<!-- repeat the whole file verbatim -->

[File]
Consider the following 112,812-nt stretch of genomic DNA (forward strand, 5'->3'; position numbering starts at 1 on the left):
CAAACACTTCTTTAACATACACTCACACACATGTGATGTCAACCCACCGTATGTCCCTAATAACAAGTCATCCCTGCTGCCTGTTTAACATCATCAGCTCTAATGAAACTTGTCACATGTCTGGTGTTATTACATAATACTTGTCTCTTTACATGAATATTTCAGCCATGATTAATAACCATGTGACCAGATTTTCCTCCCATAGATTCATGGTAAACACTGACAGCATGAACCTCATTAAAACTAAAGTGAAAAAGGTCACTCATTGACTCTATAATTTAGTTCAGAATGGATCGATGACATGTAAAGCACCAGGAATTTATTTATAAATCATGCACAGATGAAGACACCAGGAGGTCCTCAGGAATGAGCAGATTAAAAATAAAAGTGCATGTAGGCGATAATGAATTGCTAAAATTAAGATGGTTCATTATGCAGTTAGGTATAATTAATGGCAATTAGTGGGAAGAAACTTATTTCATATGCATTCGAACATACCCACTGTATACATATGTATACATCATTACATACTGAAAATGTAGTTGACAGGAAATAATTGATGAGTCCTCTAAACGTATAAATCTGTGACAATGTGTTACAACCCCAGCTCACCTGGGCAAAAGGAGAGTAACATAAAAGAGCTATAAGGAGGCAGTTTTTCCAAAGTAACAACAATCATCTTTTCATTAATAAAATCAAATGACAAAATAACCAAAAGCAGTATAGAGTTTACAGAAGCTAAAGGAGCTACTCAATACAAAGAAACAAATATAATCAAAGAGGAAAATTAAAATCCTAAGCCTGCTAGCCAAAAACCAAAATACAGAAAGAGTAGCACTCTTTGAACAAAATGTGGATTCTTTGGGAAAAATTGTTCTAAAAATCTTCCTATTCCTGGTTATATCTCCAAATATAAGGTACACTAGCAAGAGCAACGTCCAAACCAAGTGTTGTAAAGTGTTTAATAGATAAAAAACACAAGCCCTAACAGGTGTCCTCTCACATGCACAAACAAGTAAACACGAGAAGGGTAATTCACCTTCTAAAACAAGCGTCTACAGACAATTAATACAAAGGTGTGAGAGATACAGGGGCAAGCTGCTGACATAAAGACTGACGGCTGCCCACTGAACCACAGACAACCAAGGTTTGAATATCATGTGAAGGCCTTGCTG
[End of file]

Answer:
Consider the following 112,812-nt stretch of genomic DNA (forward strand, 5'->3'; position numbering starts at 1 on the left):
CAAACACTTCTTTAACATACACTCACACACATGTGATGTCAACCCACCGTATGTCCCTAATAACAAGTCATCCCTGCTGCCTGTTTAACATCATCAGCTCTAATGAAACTTGTCACATGTCTGGTGTTATTACATAATACTTGTCTCTTTACATGAATATTTCAGCCATGATTAATAACCATGTGACCAGATTTTCCTCCCATAGATTCATGGTAAACACTGACAGCATGAACCTCATTAAAACTAAAGTGAAAAAGGTCACTCATTGACTCTATAATTTAGTTCAGAATGGATCGATGACATGTAAAGCACCAGGAATTTATTTATAAATCATGCACAGATGAAGACACCAGGAGGTCCTCAGGAATGAGCAGATTAAAAATAAAAGTGCATGTAGGCGATAATGAATTGCTAAAATTAAGATGGTTCATTATGCAGTTAGGTATAATTAATGGCAATTAGTGGGAAGAAACTTATTTCATATGCATTCGAACATACCCACTGTATACATATGTATACATCATTACATACTGAAAATGTAGTTGACAGGAAATAATTGATGAGTCCTCTAAACGTATAAATCTGTGACAATGTGTTACAACCCCAGCTCACCTGGGCAAAAGGAGAGTAACATAAAAGAGCTATAAGGAGGCAGTTTTTCCAAAGTAACAACAATCATCTTTTCATTAATAAAATCAAATGACAAAATAACCAAAAGCAGTATAGAGTTTACAGAAGCTAAAGGAGCTACTCAATACAAAGAAACAAATATAATCAAAGAGGAAAATTAAAATCCTAAGCCTGCTAGCCAAAAACCAAAATACAGAAAGAGTAGCACTCTTTGAACAAAATGTGGATTCTTTGGGAAAAATTGTTCTAAAAATCTTCCTATTCCTGGTTATATCTCCAAATATAAGGTACACTAGCAAGAGCAACGTCCAAACCAAGTGTTGTAAAGTGTTTAATAGATAAAAAACACAAGCCCTAACAGGTGTCCTCTCACATGCACAAACAAGTAAACACGAGAAGGGTAATTCACCTTCTAAAACAAGCGTCTACAGACAATTAATACAAAGGTGTGAGAGATACAGGGGCAAGCTGCTGACATAAAGACTGACGGCTGCCCACTGAACCACAGACAACCAAGGTTTGAATATCATGTGAAGGCCTTGCTG